In this case, the plaintiffs argue that petition 15–11 does not meet the related subjects requirement because the farm provision prohibiting confinement of covered animals in a cruel manner and the sales provision prohibiting sales of products from animals so confined address different public policies. They contend that the farm provision aims to prevent animal cruelty, whereas the sales provision seeks to mitigate the health and safety risks of animal confinement to Massachusetts consumers and to regulate the sale of products derived from these animals. They assert that the petition unfairly asks voters to decide simultaneously whether to ban certain animal farming methods and whether to require retailers to alter their purchasing decisions. The plaintiffs also argue that the petition contains unrelated subjects because it concerns three different species of animals: egg-laying hens, calves raised for veal, and breeding pigs. The plaintiffs contend that voters may believe that certain confinement practices are beneficial for one species but detrimental for another, so that voters would not be able to affirm or reject the entire petition as a unified statement of public policy.
We are not persuaded by these arguments. Both the farm provision and the sales provision share a common purpose of preventing farm animals from being caged in overly cramped conditions, consistent with the statement of purpose in section 1 of the proposed law, “to prevent animal cruelty by phasing out extreme methods of farm animal confinement.” The two provisions also complement each other in the means of accomplishing this common purpose. The farm provision bars farm owners and operators in Massachusetts from confining hens, calves, and pigs in a cruel manner, and the sales provision prevents businesses in Massachusetts from selling eggs, veal, and pork from animals that were confined in a cruel manner. The latter provision protects Massachusetts farmers who comply with the law by preventing Massachusetts businesses from selling eggs, veal, and pork obtained from out-of-State farmers who confine their animals in a cruel manner and who, by doing so, may be able to underprice their Massachusetts competitors. It also protects hens, calves, and pigs in other States (and other nations) by providing non-Massachusetts farmers with an economic incentive not to confine their animals in a cruel manner if they wish to sell their eggs, veal, and pork in the Massachusetts market. See Massachusetts Teachers *682 Ass’n, 384 Mass. at 220–221, 424 N.E.2d 469 (all provisions of Proposition 2 ? were germane to common purpose where they all related “directly or indirectly to the limitation of State and local taxation”). If the confinement of hens, calves, and pigs were to pose a health and safety risk to consumers, the sales provision would also serve the purpose of protecting Massachusetts consumers from that risk, but we do not see that as unrelated to the purpose of preventing the cruel confinement of farm animals; it would simply be an ancillary benefit from the prevention of that cruel confinement. Because the petition’s provisions share a common purpose and are related in the accomplishment of that purpose, we conclude that a reasonable voter may affirm or reject the entire petition as a unified statement of public policy.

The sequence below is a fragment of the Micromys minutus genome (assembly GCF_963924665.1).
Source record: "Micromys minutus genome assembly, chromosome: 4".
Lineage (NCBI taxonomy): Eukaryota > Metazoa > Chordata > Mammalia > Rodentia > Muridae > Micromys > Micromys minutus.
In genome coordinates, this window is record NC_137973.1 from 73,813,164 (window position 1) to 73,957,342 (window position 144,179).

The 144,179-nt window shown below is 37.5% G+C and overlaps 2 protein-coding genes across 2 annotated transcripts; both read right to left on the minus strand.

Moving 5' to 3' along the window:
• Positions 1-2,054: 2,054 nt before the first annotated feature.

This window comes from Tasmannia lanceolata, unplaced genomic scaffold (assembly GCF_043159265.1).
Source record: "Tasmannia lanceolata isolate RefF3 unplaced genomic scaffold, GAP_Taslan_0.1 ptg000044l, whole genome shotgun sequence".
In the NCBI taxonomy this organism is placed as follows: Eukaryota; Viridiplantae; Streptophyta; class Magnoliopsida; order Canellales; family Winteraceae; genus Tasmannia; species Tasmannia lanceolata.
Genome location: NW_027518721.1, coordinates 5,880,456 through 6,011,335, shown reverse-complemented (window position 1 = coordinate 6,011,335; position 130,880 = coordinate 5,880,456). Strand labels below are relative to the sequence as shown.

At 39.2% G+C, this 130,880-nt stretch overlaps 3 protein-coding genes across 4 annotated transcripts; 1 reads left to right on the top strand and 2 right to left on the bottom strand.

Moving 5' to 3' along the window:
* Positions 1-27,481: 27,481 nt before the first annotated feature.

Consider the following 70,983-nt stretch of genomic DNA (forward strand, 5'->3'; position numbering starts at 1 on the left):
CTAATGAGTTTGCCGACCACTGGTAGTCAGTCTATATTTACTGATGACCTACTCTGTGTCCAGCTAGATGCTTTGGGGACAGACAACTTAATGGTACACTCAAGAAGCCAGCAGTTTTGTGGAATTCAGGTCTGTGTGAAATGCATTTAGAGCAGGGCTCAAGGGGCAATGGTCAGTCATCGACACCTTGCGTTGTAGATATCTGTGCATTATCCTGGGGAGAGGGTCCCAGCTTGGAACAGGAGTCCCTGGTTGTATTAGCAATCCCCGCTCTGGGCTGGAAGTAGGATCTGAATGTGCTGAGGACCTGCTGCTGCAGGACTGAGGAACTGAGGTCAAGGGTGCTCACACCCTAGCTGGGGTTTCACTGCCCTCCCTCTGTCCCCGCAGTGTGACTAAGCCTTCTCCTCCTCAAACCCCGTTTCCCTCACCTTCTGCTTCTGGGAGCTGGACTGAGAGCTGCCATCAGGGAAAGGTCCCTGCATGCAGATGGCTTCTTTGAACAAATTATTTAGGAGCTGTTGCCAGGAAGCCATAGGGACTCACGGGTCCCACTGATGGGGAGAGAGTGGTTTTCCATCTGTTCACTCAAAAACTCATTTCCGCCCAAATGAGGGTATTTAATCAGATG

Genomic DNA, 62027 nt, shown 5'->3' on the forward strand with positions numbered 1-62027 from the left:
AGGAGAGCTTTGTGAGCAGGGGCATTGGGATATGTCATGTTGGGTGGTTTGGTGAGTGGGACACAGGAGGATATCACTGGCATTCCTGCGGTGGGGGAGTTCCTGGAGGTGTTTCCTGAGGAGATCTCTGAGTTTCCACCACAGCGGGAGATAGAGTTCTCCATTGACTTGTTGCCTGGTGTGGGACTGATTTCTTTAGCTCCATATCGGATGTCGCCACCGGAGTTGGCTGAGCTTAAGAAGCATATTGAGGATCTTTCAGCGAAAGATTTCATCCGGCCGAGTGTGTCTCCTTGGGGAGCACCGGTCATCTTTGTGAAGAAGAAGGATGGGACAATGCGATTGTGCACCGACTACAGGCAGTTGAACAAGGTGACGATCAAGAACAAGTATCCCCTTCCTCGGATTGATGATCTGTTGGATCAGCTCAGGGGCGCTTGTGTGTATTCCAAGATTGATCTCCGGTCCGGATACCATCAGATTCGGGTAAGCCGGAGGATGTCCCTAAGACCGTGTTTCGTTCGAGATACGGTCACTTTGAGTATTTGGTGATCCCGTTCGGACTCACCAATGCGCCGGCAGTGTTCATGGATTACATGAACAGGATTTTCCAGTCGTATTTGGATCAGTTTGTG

Finally, although the proposed law covers three different species of farm animals, the petition treats all three species similarly, applying the same prohibition against confinement in a cruel manner to each of them. It is conceivable, as the plaintiffs argue, that a voter might view the law’s prohibition against confinement in a cruel manner as appropriate for one species but **8 not for another. But that objection pertains to the scope of the law, i.e., whether it was appropriate to include all three species. “Provided the subjects are sufficiently related,” as we believe they are, “the choice as to the scope of an initiative petition is a matter for the petitioners, not the courts.” Abdow, 468 Mass. at 503, 11 N.E.3d 574.